In New Year’s Eve, the NASA engineers succeeded in one of the most critical phases in the unfolding of the James Webb Space Telescope – albeit not entirely without problems. At $ 9.7 billion, the most expensive unmanned vehicle in space travel history is so huge that it only folded up to fit into the European Ariane 5 heavy-lift rocket, which was launched on Christmas Day. Now “Webb” has to be unfolded in space and, in particular, the tennis court-sized sun shield has to be pulled apart by two telescopic rods on both sides of the spacecraft to a distance of 14.3 meters. According to NASA, the successful pulling up of the port side of the shield ended at 10:49 p.m. Central European Time. At 4:13 hrs, the starboard side had also been fully pulled up.
For those responsible at NASA, the European space organization ESA and the Canadian CSA, who jointly operate Webb, a step has been taken that was looked forward to with great nervousness. Because while aerospace engineers have decades of experience with the remote-controlled deployment of rigid components on satellites and space probes – such as antennas and solar panels – the shield is a stack of a total of five wafer-thin aluminum-coated plastic films.
Shielded from the warmth of the sun
Their behavior when extending the telescopic rods cannot be completely controlled. It’s like pulling a rope that is loosely compressed on a table – the change in shape cannot be predicted in detail, Mike Menzel from NASA’s Goddard Space Flight Center told the specialist portal “Spaceflight Now”. In addition, the packed film for the rocket launch was fixed with 107 actuators, all of which had to be properly detached last night. If even one of them hadn’t responded to the signals from the ground control at the Space Telescope Science Institute in Baltimore, this could have meant the failure of the entire company, which had been prepared for about three decades.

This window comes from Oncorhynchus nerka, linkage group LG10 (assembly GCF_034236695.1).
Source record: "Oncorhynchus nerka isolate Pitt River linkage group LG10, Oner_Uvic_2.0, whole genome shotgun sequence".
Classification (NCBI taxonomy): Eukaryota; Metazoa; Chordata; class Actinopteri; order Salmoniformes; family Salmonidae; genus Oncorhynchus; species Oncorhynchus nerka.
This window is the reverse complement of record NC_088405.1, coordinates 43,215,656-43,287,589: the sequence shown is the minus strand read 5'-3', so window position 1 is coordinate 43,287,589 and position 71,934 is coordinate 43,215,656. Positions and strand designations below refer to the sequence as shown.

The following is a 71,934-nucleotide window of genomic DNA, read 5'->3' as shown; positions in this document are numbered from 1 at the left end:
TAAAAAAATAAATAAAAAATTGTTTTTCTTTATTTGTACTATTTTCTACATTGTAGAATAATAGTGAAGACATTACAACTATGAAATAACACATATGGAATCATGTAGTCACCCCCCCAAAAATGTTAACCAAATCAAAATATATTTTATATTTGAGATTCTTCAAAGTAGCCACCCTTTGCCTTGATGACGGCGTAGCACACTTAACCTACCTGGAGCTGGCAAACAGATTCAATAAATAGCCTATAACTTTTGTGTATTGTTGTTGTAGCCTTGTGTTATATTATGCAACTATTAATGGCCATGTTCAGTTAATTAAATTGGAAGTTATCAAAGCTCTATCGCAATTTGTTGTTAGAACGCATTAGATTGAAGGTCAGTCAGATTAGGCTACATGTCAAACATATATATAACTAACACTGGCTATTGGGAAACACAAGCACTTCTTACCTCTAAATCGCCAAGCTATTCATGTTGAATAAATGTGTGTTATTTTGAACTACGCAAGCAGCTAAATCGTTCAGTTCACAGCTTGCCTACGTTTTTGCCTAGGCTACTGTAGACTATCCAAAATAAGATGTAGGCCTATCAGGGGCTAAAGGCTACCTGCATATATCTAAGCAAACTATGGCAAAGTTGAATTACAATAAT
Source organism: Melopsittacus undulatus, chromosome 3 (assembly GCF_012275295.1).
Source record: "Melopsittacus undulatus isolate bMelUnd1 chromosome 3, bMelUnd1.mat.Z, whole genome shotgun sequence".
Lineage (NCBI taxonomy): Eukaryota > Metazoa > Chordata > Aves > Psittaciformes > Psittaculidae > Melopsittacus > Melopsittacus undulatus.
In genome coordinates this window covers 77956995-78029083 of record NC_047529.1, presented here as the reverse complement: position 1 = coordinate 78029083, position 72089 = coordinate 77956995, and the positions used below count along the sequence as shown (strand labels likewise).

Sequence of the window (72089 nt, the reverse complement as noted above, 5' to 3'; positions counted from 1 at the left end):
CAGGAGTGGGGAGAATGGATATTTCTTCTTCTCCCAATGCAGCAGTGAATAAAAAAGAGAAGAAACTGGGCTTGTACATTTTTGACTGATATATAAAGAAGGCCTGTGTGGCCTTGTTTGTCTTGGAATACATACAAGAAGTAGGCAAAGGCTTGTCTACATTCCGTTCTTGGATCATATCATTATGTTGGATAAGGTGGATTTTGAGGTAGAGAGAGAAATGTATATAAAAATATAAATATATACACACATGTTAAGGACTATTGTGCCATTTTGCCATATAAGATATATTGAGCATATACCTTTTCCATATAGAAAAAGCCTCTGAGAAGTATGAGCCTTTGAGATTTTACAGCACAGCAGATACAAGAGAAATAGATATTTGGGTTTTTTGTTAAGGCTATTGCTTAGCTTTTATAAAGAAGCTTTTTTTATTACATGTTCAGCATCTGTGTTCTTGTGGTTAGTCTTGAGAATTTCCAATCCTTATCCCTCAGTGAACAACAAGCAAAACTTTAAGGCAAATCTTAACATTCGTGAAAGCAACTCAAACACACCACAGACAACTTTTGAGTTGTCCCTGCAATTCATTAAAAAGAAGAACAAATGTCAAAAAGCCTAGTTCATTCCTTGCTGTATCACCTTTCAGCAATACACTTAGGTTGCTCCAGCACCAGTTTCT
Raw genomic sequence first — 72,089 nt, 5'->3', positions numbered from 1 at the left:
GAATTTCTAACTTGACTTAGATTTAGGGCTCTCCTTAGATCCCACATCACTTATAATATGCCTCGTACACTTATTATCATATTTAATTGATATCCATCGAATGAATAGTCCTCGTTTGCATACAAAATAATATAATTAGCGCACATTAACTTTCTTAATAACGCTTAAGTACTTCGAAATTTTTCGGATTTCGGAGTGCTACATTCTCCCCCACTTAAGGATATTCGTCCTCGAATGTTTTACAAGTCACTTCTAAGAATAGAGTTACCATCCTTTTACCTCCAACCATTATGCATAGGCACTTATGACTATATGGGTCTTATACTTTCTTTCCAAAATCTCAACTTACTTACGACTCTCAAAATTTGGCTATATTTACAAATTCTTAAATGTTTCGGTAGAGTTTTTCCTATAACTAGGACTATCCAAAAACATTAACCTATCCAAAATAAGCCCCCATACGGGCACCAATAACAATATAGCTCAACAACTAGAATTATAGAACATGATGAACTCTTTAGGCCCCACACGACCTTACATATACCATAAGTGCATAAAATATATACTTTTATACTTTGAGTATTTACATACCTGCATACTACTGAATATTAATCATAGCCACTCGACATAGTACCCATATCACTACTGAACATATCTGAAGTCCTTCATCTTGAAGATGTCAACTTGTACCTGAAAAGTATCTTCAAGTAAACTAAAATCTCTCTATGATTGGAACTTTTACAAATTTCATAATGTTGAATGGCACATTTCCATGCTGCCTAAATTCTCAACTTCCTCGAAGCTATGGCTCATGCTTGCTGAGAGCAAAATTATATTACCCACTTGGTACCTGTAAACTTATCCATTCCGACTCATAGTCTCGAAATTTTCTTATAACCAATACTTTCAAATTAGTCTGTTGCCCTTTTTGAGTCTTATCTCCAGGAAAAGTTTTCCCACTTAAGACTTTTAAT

Because without the huge sun shield, the telescope optics made of gold-plated beryllium could not be shielded from the heat of the sun and cooled to its operating temperature of less than 50 degrees above absolute zero. The instrument would then itself glow in the infrared thermal radiation that it is intended to observe in order to explore the earliest stars and galaxies, young solar systems veiled by cosmic clouds, or the atmospheres of planets around other stars.
Nevertheless, not everything went as smoothly as the picture book start on Christmas Day, the two orbit correction maneuvers after separating the upper level and opening the support structure along the longitudinal axis of the sun shield. Instead, an anomaly occurred when a protective film was peeled off. “Circuits that should indicate that the protective cover has rolled up, did not trigger,” it said in a blog post published by NASA that night. “However, secondary and tertiary information sources showed that this was the case”. The two telescopic poles were therefore extended several hours late.
But with that the unfolding of the space telescope, which consists of a total of 344 individual steps and in which, among other things, 400 pulleys and 90 pull ropes with a total length of more than 400 meters are involved, is not over yet. The engineers should look forward to the next step, the tensioning and spacing of the five layers of film, with particular apprehension, because the film had already torn during the test on the floor. This procedure should take place today during New Year’s Day.
Later in January, the secondary mirror will be folded out and the flanks of the 6.5 meter primary mirror swiveled out. At the end of January, the James Webb telescope, hopefully fully unfolded, will reach a solar orbit 1.5 million kilometers from Earth, where it is expected to begin its observation program in the summer after cooling down sufficiently, adjusting its optics and testing its four infrared cameras .